Today's infrared satellite imagery depicted a solid area of clouds associated with the low off the coast starting to push inland from Pt Reyes northward. The signature coma was also north of Hawaii in association with low pressure there. QuikSCAT imagery indicated northwest winds 10 kts along the North CA coast increasing to 15 kts off Central CA. Southern CA also had a light northwest flow at 10 kts or less. Buoy and nearshore reports indicated northwest winds 10 kts but stronger near Pt Conception (to 20 kts) with seas 5 ft @ 15 secs. In Southern CA winds were west at 4 kts with seas 3 ft @ 16 secs.

The 5 Day local overview looks like this:

  • On Wednesday (5/4) west to southwest winds 5-10 kts Monterey Bay northward otherwise northwest winds early 5-10 kts building to 10-15 kts in the afternoon but up to 20 kts near Pt Conception and over the Channel Islands.
  • On Thursday (5/5) northwest winds early 5-10 kts building to 10-15 kts in the afternoon all locations.
  • On Friday (5/6) light winds all locations all day expect northwest 10-15 kts in the afternoon Southern CA.
  • On Saturday (5/7) light northwest winds all locations early building to 10-15 kts in the afternoon and perhaps stronger Southern CA .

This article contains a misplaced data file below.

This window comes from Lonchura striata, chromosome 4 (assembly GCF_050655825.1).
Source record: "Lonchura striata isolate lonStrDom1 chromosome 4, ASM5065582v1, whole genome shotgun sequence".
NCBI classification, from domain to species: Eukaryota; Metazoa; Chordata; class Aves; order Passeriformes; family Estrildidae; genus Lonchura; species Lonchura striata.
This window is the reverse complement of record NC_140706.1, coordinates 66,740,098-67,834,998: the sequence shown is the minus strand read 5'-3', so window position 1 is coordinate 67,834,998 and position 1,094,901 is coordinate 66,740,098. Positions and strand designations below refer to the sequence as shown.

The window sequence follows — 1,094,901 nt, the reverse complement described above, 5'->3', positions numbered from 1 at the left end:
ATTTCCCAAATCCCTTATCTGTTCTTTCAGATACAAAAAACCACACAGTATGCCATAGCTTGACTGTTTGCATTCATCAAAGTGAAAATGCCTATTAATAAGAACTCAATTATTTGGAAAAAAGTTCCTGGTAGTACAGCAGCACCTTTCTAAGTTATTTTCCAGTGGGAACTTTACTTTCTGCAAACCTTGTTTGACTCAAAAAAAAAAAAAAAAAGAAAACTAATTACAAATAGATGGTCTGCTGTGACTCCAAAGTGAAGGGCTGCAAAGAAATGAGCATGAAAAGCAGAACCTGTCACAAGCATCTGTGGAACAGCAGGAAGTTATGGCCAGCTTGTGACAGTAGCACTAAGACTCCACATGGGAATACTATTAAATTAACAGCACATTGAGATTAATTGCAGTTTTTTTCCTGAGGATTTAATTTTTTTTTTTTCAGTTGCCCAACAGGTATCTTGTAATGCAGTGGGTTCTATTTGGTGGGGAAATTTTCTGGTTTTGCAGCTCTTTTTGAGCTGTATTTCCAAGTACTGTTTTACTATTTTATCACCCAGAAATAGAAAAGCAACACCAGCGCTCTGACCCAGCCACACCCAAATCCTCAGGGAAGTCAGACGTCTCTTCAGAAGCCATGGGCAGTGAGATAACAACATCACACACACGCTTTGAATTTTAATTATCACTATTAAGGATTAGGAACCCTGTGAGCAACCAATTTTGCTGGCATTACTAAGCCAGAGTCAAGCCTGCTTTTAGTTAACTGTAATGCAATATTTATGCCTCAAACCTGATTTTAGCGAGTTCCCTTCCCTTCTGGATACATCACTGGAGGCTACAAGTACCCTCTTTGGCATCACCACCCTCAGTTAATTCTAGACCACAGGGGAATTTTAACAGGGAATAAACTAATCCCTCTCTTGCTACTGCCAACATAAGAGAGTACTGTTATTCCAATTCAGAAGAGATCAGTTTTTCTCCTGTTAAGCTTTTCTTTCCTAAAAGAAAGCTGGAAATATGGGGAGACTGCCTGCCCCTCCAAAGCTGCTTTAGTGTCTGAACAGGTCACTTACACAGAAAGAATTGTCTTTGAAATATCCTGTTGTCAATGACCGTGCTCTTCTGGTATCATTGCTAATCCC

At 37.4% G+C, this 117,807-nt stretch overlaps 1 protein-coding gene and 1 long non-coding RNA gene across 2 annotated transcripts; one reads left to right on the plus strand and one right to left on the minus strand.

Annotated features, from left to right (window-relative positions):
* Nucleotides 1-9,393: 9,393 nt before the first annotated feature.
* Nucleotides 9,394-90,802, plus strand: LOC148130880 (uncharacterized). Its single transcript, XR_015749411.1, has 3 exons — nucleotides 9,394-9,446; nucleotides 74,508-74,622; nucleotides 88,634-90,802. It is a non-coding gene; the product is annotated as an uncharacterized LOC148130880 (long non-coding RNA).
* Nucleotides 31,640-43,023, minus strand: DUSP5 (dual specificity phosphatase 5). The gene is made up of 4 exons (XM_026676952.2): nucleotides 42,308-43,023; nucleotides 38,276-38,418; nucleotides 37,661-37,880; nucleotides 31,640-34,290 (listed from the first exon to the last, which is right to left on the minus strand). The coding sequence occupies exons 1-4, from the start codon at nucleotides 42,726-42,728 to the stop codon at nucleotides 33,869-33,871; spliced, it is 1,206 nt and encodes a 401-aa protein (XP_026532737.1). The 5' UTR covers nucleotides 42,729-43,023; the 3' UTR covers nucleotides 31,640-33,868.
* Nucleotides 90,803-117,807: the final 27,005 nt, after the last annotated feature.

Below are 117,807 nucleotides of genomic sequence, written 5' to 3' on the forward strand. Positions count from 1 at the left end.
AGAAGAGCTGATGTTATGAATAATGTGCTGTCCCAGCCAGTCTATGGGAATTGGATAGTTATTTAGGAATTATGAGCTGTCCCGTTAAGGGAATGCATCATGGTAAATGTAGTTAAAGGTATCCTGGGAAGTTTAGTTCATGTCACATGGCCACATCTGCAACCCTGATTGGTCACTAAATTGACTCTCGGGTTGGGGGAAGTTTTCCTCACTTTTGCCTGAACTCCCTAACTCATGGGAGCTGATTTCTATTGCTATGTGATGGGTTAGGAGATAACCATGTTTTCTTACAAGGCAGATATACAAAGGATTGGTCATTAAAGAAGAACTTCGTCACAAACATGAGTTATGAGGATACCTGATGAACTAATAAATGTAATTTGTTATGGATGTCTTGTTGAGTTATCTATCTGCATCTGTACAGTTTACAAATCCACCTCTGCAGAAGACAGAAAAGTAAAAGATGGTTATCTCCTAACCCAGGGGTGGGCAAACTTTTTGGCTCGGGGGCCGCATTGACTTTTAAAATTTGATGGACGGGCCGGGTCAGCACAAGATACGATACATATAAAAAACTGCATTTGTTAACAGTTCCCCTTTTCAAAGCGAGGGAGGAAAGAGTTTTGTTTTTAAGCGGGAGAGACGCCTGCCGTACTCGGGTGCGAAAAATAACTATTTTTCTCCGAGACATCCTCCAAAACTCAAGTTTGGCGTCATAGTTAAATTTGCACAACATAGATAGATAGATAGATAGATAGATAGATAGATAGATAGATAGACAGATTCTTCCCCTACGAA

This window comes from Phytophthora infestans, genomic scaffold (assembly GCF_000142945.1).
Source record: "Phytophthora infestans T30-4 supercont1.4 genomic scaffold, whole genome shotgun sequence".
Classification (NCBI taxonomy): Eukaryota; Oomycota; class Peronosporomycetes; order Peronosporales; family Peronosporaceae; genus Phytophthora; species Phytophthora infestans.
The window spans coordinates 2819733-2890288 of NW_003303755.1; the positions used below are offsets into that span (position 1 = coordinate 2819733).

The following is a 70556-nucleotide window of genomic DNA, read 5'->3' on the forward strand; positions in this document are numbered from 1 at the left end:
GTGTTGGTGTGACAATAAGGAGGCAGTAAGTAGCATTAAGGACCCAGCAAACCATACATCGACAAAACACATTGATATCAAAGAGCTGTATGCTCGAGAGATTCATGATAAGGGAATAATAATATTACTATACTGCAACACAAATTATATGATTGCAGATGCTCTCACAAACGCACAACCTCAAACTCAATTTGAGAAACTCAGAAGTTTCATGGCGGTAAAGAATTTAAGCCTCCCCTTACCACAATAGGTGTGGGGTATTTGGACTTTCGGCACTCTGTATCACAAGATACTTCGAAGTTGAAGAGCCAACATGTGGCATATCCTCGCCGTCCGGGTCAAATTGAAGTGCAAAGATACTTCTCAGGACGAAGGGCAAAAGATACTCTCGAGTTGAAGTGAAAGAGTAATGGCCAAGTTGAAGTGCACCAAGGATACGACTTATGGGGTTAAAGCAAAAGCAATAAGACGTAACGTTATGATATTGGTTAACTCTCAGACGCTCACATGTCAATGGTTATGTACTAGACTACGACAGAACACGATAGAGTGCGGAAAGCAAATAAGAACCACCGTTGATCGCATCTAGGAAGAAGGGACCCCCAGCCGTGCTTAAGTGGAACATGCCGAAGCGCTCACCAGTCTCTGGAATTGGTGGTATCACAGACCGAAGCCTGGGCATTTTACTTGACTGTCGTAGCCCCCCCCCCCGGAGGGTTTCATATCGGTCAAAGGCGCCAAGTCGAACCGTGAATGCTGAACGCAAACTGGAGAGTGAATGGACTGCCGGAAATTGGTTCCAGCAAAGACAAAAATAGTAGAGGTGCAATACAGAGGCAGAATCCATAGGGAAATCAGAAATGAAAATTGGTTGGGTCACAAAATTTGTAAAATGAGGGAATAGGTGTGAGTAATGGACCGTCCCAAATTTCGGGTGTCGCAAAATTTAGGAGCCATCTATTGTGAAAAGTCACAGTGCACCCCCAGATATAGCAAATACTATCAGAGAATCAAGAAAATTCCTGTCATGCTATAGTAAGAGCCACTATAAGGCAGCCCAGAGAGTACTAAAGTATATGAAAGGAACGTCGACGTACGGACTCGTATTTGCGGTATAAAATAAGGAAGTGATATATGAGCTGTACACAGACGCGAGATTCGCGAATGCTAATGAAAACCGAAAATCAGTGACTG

• On Sunday (5/8) southwest winds 10 kts all day north of Pt Conception early as a new front possibly pushes in. Light winds early in Southern CA building northwest 10-15 kts late.

See QuikCAST's for swell details.



Marine weather and forecast conditions 3-10 days into the future

North Pacific

Tuesdays upper level models (5/3) indicate that beyond 72 hours a new trough is to form off the Kuril Islands tracking northeast, across the dateline on Sunday (5/8) and then fading as it moves over the eastern Aleutian Islands. The entire jet is to then move a bit more to the north after that and go zonal (flat) with no gale producing signs indicated.